An inheritance dispute amongst siblings in Canberra has been given just the right twists in media coverage and commentary to set-up another opportunity for Islamaphobes to bash Islam.

The case, which made its way to the Supreme Court of the ACT (Omari v Omari), turns on the question of whether the estate of Mariem Omari should be divided amongst her children according to Islamic law, whereby each son would get double the share of each daughter, or Australian law, such that all the siblings get the same shares.

As is apparent, this story has all the hallmarks for a potential media beat-up about how the Sharia law might trump Australian law (and thereby shake the very fabric of Australian liberal democracy!) and about how backward and sexist Islam is.

No surprises then that this is exactly what transpired. But not without the making of the relevant convenient assumptions required for the erection of the straw man subsequently to be pummelled.

Caroline Overington, who first reported the case in the media this week for The Australian, wrote:

The imam of the Canberra Islamic Centre, Adama Konda, agreed that the “standard expectation is that a Muslim will leave full shares to sons and half-shares to daughters” because “one boy is equal to two girls”.

Notice how the two directly quoted statements have the word ‘because’ inserted, by the reporter, in between them. Why? Well because the Imam, as is clear in the court transcript, did not say ‘because’, he was simply explaining what the law is, not giving its reasoning.

But Ms Overington felt the need – for that requisite pinch of sensationalism it seems – to present an explanation of what the law was as being the reason for that law, so it could be made out as if Islam attaches, per se, a lower worth to women relative to men, and that this is the reason why a daughter’s share of inheritance is less than a son’s.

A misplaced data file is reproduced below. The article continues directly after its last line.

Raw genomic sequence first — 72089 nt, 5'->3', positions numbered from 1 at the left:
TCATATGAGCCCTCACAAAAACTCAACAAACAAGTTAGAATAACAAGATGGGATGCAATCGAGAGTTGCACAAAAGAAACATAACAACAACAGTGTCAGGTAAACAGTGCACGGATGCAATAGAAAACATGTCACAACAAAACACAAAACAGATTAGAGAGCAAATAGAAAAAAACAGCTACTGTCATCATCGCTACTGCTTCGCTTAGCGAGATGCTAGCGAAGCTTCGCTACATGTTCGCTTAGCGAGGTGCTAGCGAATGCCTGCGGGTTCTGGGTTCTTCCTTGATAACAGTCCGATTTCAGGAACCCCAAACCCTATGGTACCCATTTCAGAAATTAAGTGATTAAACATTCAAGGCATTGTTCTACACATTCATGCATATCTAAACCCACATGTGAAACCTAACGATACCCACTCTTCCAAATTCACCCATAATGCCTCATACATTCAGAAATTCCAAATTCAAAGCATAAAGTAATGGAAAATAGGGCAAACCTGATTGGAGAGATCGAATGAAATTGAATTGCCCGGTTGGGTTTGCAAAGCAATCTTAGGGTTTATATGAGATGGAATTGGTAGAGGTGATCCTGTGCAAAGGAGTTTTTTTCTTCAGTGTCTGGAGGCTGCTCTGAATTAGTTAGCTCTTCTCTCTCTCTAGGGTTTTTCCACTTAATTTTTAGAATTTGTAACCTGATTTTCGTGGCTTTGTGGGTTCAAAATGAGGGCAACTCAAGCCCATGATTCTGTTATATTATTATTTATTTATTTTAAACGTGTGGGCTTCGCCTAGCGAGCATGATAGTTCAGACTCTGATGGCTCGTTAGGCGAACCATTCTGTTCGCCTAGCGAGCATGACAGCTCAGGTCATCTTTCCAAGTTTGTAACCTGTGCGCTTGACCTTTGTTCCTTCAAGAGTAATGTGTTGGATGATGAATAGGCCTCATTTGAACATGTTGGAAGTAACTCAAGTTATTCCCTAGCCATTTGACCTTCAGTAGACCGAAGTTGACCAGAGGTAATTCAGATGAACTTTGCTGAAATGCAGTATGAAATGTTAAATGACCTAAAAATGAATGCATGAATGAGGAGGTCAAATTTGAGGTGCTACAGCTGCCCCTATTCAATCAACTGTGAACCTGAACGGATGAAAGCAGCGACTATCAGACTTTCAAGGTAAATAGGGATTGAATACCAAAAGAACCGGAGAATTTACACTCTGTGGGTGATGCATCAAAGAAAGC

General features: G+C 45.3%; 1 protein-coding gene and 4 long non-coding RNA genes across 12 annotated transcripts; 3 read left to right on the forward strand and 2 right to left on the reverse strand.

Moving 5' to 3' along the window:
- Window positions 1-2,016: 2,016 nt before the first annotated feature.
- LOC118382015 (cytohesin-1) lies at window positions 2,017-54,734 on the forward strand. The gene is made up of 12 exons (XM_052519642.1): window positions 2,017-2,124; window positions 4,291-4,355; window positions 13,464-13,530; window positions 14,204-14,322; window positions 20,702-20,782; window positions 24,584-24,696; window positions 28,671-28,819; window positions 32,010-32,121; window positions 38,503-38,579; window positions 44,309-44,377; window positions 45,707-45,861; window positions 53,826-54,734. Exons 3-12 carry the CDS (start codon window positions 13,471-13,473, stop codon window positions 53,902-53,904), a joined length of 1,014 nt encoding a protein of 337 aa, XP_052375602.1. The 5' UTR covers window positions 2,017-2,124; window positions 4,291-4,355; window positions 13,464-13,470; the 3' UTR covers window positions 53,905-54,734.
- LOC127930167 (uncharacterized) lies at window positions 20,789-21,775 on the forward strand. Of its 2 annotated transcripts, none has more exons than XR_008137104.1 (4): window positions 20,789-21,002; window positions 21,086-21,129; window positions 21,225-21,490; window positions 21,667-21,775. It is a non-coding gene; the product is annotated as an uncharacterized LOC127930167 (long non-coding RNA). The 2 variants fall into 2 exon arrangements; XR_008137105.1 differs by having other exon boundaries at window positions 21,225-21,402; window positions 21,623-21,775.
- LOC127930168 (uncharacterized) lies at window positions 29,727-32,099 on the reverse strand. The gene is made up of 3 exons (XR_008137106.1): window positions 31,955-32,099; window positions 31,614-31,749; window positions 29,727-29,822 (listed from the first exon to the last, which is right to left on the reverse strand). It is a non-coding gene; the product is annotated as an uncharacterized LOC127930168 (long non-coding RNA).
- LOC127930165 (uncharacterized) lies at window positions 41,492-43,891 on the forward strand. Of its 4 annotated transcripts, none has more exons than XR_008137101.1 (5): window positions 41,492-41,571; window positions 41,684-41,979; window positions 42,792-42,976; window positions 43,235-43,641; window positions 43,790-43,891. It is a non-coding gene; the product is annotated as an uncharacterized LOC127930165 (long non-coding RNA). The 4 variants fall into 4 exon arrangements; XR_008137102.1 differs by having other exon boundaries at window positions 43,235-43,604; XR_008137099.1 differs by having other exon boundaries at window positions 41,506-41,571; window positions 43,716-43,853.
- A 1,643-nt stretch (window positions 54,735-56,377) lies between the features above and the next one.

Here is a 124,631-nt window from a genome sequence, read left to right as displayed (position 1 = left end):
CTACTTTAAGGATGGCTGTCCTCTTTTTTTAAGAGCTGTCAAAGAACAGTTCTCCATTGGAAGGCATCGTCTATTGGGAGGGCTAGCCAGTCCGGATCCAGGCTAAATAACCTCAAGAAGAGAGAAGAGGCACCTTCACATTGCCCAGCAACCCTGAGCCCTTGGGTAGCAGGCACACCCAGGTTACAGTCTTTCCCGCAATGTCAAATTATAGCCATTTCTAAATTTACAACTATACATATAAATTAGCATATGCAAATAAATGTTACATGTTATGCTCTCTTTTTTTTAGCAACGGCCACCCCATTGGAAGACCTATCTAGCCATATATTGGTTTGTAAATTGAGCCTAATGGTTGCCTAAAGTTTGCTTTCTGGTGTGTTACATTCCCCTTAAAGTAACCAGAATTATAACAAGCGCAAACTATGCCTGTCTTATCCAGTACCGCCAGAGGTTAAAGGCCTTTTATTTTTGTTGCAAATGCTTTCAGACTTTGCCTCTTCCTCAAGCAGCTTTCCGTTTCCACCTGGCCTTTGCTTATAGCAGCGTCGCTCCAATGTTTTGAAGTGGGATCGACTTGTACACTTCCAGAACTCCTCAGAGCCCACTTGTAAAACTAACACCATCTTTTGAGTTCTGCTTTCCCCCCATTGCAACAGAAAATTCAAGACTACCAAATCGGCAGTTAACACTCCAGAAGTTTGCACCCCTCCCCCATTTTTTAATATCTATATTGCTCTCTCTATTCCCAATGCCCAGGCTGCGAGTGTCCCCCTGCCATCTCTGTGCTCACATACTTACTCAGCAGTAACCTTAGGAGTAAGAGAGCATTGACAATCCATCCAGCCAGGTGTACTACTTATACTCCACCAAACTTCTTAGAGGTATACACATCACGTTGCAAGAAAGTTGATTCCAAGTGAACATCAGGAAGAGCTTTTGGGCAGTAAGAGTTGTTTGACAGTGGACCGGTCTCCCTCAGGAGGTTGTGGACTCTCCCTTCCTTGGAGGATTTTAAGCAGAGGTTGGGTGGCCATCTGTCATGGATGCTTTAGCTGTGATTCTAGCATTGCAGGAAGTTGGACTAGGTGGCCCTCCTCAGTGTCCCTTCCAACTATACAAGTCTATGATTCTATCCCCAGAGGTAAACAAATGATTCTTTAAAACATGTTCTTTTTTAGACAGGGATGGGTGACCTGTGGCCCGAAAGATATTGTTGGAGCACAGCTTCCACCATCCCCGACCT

In doing so, she facilitated the way for her intellectually lazy colleagues in the media to simply run with her take on the story, and come up with headlines like ‘Daughter challenges will that says she is worth half her brothers’ and ‘1400 years of tradition is no excuse for sexism’ (David Penberthy – no surprises there).

This assertion that Islam is sexist or values the male more the female could not be further from the truth. Gender, race, ethnicity, wealth and status are not what distinguish people in the sight of God; rather, what distinguishes people is only their piety and consciousness of God in their everyday lives. The Qur’an declares such in unequivocal terms:

O people! Indeed we have created you from male and female and made you peoples and tribes that you may know one another. Indeed, the most noble of you in the sight of God is the most righteous of you. [Koran, 49:13]

As for the reason why male children inherit double the share of female children, this has nothing to do with the worth ascribed to either gender. Indeed, only those who see the world through the lens of wealth and materialism would infer the worth of people from the material gains they receive. Rather, the law has a context and is part of a larger coherent framework.

An assessment of the Islamic laws of inheritance reveals that out of the over 30 cases which govern the different possible scenarios of inheritance amongst relatives, in only four cases does the female receive half the share of the male. In the rest, the vast majority, of the cases the female’s share is either equal to that of the male or higher.

The consideration, which accounts for the differences, is not for who is valued more, but is based on factors such as the degree of kinship between the heir and testator (closer heirs getting more), the placement of the heir in the sequence of generations (younger heirs getting more), and degree of financial responsibility towards others (those with greater responsibility getting more).